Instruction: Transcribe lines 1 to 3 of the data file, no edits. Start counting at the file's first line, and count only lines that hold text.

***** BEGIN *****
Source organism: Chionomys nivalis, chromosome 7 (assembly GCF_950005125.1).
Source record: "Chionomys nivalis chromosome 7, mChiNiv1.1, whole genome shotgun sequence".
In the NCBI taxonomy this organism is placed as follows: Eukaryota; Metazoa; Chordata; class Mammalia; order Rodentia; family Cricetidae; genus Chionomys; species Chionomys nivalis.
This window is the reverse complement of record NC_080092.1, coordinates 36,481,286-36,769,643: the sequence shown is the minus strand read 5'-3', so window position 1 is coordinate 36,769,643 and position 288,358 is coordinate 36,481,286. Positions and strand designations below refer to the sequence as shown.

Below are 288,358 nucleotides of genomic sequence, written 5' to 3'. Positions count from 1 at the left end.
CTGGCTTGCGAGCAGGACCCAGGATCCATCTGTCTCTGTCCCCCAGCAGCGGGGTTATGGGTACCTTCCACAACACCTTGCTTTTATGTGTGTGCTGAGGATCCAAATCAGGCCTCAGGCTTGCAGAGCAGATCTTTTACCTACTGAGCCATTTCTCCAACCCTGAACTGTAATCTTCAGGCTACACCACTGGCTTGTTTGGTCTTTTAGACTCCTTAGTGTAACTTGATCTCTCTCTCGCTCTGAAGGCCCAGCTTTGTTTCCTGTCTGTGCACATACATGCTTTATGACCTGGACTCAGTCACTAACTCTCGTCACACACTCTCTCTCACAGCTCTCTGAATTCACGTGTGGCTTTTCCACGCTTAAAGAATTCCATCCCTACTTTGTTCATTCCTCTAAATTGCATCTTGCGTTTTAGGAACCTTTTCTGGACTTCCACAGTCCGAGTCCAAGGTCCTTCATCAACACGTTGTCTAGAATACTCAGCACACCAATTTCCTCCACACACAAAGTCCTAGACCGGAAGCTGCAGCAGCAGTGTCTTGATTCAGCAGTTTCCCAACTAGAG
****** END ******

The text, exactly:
Source organism: Chionomys nivalis, chromosome 7 (assembly GCF_950005125.1).
Source record: "Chionomys nivalis chromosome 7, mChiNiv1.1, whole genome shotgun sequence".
In the NCBI taxonomy this organism is placed as follows: Eukaryota; Metazoa; Chordata; class Mammalia; order Rodentia; family Cricetidae; genus Chionomys; species Chionomys nivalis.